“Elite Deviance” by David R Simon and D Stanley Eitzen
Way back when esnl was an undergrad majoring in anthropology, one of our professors relentlessly hammered in one point: People are territorial group animals just like chimpanzees, our closest primate cousins [the bonobo hadn’t be recognized yet as a separate species even closer to us than chimps].
We also know that violence breaks out among chimps when resources are scarce and groups come into conflict.
We’ve also learned that humans who see themselves and their groups under threat can respond in those same primal ways.
And history teaches us that demagogues with dark agendas can exploit those same instincts to enhance their own positions of power by targeting popular anger towards the weak and those readily distinguishable from our own groups.
Some of our first television memories, after we got one of the first sets in town when we were six years old, was of the Army/McCarthy hearings, when a…
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By Shannon Jones:
22 March 2017
The ranks of the world’s billionaires registered a sharp increase in 2016, with the number rising by 233 to reach a record 2,043, according to Forbes magazine’s annual survey. This was the first time that the Forbes list of the world’s richest has included more than 2,000 individuals.
The combined wealth of those on Forbes’ billionaires list rose 18 percent to $7.67 trillion, a staggering sum, more than the gross domestic product of all but the wealthiest of the world’s countries. The immediate impetus for the rise are surging stock prices, which have reached record levels since the election of US president Donald Trump, and the rising price of oil over the past 12 months.
More fundamentally, the increasing concentration of wealth among the world’s richest represents a social retrogression in which…
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Can corruption be controlled by reform or is it so much the essential fuel sustaining political elites that it will only be ended – if it ends at all – by revolutionary change?
The answer varies according to which countries one is talking about, but in many – particularly those relying on the sale of natural resources like oil or minerals – it is surely too late to expect any incremental change for the better. Anti-corruption drives are a show to impress the outside world or to target political rivals.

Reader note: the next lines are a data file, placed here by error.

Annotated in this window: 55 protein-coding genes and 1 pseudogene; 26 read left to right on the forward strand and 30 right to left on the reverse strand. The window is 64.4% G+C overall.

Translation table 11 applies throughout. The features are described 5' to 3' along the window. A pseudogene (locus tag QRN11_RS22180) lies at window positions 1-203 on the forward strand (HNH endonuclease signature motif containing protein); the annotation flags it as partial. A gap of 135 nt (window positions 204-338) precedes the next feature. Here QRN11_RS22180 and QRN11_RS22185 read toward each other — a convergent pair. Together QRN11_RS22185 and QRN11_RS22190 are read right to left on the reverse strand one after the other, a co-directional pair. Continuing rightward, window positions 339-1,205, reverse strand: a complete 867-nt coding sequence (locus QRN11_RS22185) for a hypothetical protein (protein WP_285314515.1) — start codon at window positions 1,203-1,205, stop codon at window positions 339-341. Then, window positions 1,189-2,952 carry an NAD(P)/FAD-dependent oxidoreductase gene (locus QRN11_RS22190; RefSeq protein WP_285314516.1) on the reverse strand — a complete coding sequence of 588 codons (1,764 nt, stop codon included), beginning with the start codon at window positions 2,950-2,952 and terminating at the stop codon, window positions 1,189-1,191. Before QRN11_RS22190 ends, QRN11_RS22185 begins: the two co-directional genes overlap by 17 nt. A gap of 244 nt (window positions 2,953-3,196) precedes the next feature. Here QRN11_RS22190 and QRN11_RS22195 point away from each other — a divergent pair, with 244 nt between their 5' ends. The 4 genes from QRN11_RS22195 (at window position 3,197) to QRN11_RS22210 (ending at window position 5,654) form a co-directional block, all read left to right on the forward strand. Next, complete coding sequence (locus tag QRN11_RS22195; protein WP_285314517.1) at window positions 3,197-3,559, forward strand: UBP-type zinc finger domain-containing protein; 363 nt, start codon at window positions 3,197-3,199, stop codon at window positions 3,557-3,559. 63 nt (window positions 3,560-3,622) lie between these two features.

The [recent] anti-corruption summit in London may improve transparency and disclosure, but it can scarcely be very effective against politically well-connected racketeers, busily transmuting political power into great personal wealth.
This is peculiarly easy to do in those countries in the Middle East and Africa which suffer from what economists call “the resource curse”…
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When people look back and reflect on their lives, what are some of the most common regrets reported as they grow older?
1. Not traveling when you had the chance.
Traveling becomes infinitely harder the older you get, especially if you have a family and need to pay the way for three-plus people instead of just yourself.
2. Not learning another language.
You’ll kick yourself when you realize you took three years of language in high school and remember none of it.
3. Staying in a bad relationship.
No one who ever gets out of a bad relationship looks back without wishing they made the move sooner.
4. Forgoing sunscreen.
Wrinkles, moles, and skin cancer can largely be avoided if you protect yourself. You can use Coconut oil!
5. Missing the chance to see your favorite musicians.
“Nah, dude, I’ll catch Nirvana next time they come through…
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By Henry Vinson, with Nick Bryant. An insider’s look into a nefarious governmental smear schemes.
Radio interview: Opperman Report : Nick Bryant , Confessions of A DC Male Madam, Franklin Scandal https://www.youtube.com/watch?v=iso6hcoY1DA start @ 3:30
“The remnants of American democracy are under daily assault from voter suppression and purges, billionaire-owned judges and politicians, billionaire-friendly tax and trade policies, and a billionaire-owned media. Income and wealth inequality are at levels not seen since 1929, but you won’t hear a peep about it on the network news.”
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Source: Justin Gardner
March 30, 2017
This thievery is possible through the insidious practice of civil asset forfeiture (CAF), where law enforcement can seize cash and property on the mere suspicion of being involved in criminal activity. Originally developed in the 1980s to go after organized crime, CAF has mushroomed into a source of revenue for cops across the country – from local to…
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